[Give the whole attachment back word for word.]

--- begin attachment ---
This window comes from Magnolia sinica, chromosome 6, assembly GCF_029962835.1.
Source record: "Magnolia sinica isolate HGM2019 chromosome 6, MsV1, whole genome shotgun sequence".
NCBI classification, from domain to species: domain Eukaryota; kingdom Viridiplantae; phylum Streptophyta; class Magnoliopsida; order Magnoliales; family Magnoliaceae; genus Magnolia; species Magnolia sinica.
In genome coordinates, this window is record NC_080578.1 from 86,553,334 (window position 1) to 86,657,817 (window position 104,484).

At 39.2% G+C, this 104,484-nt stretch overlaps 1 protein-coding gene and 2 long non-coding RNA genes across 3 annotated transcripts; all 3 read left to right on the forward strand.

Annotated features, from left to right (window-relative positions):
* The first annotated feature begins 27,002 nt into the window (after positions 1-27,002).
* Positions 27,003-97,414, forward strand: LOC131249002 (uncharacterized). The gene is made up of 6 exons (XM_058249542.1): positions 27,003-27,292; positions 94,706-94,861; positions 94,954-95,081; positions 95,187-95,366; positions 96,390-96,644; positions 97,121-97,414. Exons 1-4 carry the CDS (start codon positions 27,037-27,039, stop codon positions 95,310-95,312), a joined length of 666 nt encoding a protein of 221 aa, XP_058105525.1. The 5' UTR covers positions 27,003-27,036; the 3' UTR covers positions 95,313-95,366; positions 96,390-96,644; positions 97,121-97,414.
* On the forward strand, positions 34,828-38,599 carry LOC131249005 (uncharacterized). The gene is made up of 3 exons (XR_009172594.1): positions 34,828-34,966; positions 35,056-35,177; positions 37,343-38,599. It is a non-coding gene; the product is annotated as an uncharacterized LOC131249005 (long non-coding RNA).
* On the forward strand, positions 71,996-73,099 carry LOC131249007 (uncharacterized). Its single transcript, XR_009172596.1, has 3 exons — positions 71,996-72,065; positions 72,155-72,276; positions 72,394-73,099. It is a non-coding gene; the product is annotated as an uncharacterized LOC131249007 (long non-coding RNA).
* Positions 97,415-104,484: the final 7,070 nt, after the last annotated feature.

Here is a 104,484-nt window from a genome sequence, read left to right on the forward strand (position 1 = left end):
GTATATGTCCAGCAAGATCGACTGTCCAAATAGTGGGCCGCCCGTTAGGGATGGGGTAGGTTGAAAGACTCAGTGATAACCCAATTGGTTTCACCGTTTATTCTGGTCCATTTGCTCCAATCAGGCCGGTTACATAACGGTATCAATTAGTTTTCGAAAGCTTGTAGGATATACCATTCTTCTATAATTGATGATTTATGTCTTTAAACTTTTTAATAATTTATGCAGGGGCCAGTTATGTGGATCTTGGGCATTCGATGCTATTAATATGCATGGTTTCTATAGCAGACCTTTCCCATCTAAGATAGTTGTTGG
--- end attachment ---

This window comes from Magnolia sinica, chromosome 6, assembly GCF_029962835.1.
Source record: "Magnolia sinica isolate HGM2019 chromosome 6, MsV1, whole genome shotgun sequence".
NCBI classification, from domain to species: domain Eukaryota; kingdom Viridiplantae; phylum Streptophyta; class Magnoliopsida; order Magnoliales; family Magnoliaceae; genus Magnolia; species Magnolia sinica.
In genome coordinates, this window is record NC_080578.1 from 86,553,334 (window position 1) to 86,657,817 (window position 104,484).

At 39.2% G+C, this 104,484-nt stretch overlaps 1 protein-coding gene and 2 long non-coding RNA genes across 3 annotated transcripts; all 3 read left to right on the forward strand.

Annotated features, from left to right (window-relative positions):
* The first annotated feature begins 27,002 nt into the window (after positions 1-27,002).
* Positions 27,003-97,414, forward strand: LOC131249002 (uncharacterized). The gene is made up of 6 exons (XM_058249542.1): positions 27,003-27,292; positions 94,706-94,861; positions 94,954-95,081; positions 95,187-95,366; positions 96,390-96,644; positions 97,121-97,414. Exons 1-4 carry the CDS (start codon positions 27,037-27,039, stop codon positions 95,310-95,312), a joined length of 666 nt encoding a protein of 221 aa, XP_058105525.1. The 5' UTR covers positions 27,003-27,036; the 3' UTR covers positions 95,313-95,366; positions 96,390-96,644; positions 97,121-97,414.
* On the forward strand, positions 34,828-38,599 carry LOC131249005 (uncharacterized). The gene is made up of 3 exons (XR_009172594.1): positions 34,828-34,966; positions 35,056-35,177; positions 37,343-38,599. It is a non-coding gene; the product is annotated as an uncharacterized LOC131249005 (long non-coding RNA).
* On the forward strand, positions 71,996-73,099 carry LOC131249007 (uncharacterized). Its single transcript, XR_009172596.1, has 3 exons — positions 71,996-72,065; positions 72,155-72,276; positions 72,394-73,099. It is a non-coding gene; the product is annotated as an uncharacterized LOC131249007 (long non-coding RNA).
* Positions 97,415-104,484: the final 7,070 nt, after the last annotated feature.

Here is a 104,484-nt window from a genome sequence, read left to right on the forward strand (position 1 = left end):
GTATATGTCCAGCAAGATCGACTGTCCAAATAGTGGGCCGCCCGTTAGGGATGGGGTAGGTTGAAAGACTCAGTGATAACCCAATTGGTTTCACCGTTTATTCTGGTCCATTTGCTCCAATCAGGCCGGTTACATAACGGTATCAATTAGTTTTCGAAAGCTTGTAGGATATACCATTCTTCTATAATTGATGATTTATGTCTTTAAACTTTTTAATAATTTATGCAGGGGCCAGTTATGTGGATCTTGGGCATTCGATGCTATTAATATGCATGGTTTCTATAGCAGACCTTTCCCATCTAAGATAGTTGTTGG